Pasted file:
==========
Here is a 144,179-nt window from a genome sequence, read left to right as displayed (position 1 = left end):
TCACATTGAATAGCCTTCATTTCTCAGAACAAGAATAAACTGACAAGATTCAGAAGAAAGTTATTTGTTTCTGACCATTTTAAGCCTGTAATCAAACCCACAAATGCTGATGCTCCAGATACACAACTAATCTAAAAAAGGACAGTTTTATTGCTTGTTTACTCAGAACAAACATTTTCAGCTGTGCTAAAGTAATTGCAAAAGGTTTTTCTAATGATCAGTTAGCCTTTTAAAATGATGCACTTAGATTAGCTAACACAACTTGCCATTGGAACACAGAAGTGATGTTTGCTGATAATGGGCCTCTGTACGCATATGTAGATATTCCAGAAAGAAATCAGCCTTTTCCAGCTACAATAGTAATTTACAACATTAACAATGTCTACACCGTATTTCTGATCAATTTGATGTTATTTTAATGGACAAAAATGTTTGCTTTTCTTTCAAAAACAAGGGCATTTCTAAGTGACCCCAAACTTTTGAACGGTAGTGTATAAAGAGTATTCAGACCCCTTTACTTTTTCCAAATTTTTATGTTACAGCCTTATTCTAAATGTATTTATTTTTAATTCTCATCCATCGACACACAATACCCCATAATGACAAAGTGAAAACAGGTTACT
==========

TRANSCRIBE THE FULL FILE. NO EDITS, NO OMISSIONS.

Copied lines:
Here is a 144,179-nt window from a genome sequence, read left to right as displayed (position 1 = left end):
TCACATTGAATAGCCTTCATTTCTCAGAACAAGAATAAACTGACAAGATTCAGAAGAAAGTTATTTGTTTCTGACCATTTTAAGCCTGTAATCAAACCCACAAATGCTGATGCTCCAGATACACAACTAATCTAAAAAAGGACAGTTTTATTGCTTGTTTACTCAGAACAAACATTTTCAGCTGTGCTAAAGTAATTGCAAAAGGTTTTTCTAATGATCAGTTAGCCTTTTAAAATGATGCACTTAGATTAGCTAACACAACTTGCCATTGGAACACAGAAGTGATGTTTGCTGATAATGGGCCTCTGTACGCATATGTAGATATTCCAGAAAGAAATCAGCCTTTTCCAGCTACAATAGTAATTTACAACATTAACAATGTCTACACCGTATTTCTGATCAATTTGATGTTATTTTAATGGACAAAAATGTTTGCTTTTCTTTCAAAAACAAGGGCATTTCTAAGTGACCCCAAACTTTTGAACGGTAGTGTATAAAGAGTATTCAGACCCCTTTACTTTTTCCAAATTTTTATGTTACAGCCTTATTCTAAATGTATTTATTTTTAATTCTCATCCATCGACACACAATACCCCATAATGACAAAGTGAAAACAGGTTACT